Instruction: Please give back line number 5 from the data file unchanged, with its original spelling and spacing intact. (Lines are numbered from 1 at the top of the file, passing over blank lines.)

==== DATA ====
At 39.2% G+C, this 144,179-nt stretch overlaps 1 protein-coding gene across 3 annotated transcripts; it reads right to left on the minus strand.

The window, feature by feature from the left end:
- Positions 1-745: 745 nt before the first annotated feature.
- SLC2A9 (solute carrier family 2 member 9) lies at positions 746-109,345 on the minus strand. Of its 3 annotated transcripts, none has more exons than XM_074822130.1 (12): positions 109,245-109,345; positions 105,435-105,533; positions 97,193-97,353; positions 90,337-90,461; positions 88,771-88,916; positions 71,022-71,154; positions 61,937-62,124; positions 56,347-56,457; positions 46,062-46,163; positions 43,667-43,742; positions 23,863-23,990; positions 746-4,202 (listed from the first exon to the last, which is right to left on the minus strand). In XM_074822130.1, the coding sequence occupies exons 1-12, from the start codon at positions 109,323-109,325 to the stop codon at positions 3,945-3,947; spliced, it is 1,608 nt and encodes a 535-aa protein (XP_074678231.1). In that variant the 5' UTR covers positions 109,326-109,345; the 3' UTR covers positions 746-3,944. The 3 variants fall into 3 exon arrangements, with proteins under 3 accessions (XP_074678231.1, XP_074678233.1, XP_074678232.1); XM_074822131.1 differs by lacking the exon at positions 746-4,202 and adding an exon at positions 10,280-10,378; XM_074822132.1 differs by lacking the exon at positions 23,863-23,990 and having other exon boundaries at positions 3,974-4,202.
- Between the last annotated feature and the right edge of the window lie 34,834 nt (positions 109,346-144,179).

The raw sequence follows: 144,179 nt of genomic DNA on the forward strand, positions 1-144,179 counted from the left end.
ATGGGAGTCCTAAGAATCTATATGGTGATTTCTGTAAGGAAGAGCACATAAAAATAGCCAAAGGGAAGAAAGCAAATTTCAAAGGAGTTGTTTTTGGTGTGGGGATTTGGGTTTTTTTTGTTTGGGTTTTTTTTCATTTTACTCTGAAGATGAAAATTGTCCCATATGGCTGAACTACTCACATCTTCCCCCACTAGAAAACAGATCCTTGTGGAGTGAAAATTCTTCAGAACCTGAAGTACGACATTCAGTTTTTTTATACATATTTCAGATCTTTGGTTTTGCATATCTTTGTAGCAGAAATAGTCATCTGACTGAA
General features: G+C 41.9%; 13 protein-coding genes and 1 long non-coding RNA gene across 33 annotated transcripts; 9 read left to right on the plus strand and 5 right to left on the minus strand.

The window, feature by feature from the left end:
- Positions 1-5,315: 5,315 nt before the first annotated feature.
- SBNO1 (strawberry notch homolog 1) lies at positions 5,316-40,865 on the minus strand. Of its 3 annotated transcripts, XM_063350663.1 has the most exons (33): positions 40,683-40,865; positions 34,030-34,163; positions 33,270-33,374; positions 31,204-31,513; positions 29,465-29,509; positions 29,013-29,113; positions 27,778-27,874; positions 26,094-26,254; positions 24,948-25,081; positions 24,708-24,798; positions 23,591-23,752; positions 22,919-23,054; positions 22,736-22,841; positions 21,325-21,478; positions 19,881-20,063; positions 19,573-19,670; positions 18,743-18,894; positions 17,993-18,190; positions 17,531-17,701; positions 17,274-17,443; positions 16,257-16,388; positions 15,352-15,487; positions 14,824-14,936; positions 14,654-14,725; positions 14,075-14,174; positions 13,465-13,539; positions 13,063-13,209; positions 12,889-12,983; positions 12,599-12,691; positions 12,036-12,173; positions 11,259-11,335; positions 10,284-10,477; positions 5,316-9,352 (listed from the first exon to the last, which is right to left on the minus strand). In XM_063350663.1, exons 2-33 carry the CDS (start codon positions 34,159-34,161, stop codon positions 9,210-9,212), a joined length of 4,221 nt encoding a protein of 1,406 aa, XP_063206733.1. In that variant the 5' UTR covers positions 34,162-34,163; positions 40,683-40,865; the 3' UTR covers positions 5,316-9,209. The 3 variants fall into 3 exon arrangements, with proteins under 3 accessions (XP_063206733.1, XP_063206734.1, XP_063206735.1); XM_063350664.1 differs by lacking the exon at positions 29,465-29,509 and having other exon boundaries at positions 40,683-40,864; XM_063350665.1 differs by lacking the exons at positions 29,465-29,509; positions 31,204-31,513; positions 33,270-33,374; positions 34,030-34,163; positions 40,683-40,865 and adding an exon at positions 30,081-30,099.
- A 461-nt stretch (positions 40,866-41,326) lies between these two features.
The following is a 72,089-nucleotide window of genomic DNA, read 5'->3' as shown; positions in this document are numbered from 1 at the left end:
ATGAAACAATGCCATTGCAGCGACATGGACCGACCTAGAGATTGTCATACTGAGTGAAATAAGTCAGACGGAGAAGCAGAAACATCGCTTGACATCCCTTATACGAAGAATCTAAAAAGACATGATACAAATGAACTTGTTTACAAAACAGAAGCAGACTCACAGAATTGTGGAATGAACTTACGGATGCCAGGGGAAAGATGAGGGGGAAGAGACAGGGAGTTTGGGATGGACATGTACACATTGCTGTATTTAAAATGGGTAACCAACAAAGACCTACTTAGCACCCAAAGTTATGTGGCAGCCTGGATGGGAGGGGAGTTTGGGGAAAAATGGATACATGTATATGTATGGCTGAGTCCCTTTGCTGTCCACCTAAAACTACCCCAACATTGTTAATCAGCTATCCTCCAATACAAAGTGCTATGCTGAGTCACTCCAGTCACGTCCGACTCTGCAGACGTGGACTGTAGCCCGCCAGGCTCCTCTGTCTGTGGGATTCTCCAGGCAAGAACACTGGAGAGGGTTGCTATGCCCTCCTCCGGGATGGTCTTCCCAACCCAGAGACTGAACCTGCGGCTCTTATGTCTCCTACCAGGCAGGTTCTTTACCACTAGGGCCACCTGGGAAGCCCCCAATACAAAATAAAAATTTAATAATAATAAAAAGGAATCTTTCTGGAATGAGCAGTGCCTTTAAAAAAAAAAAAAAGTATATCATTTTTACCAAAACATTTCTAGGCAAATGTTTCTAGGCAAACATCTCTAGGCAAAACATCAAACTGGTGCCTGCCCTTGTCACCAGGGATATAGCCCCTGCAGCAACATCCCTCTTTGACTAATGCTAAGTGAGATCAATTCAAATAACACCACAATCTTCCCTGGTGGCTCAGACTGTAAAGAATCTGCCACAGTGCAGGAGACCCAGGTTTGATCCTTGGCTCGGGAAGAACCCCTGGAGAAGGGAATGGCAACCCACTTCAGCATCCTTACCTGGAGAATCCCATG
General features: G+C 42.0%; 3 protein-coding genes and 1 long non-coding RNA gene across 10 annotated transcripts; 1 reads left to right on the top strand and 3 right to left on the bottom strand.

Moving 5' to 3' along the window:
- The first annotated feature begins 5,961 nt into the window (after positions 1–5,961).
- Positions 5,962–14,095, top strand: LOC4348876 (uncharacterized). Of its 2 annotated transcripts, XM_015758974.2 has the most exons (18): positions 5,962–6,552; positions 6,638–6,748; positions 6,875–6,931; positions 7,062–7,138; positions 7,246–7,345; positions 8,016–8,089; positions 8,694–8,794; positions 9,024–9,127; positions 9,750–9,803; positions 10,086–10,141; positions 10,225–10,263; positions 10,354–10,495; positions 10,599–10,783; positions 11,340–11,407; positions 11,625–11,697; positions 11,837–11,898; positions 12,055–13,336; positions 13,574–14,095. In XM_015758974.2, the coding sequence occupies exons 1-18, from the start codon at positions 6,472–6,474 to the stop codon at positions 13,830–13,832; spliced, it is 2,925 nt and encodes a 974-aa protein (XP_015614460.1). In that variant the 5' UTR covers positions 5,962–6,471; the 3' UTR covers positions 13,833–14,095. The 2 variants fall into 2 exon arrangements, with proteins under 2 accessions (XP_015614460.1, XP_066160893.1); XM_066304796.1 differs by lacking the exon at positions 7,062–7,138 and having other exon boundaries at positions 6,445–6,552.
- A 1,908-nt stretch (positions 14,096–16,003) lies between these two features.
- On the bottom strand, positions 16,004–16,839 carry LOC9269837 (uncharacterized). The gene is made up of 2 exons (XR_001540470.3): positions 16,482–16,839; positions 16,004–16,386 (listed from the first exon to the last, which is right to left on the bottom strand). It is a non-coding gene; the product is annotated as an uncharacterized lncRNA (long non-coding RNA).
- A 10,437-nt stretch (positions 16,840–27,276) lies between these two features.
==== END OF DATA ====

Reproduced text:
- Between the last annotated feature and the right edge of the window lie 34,834 nt (positions 109,346-144,179).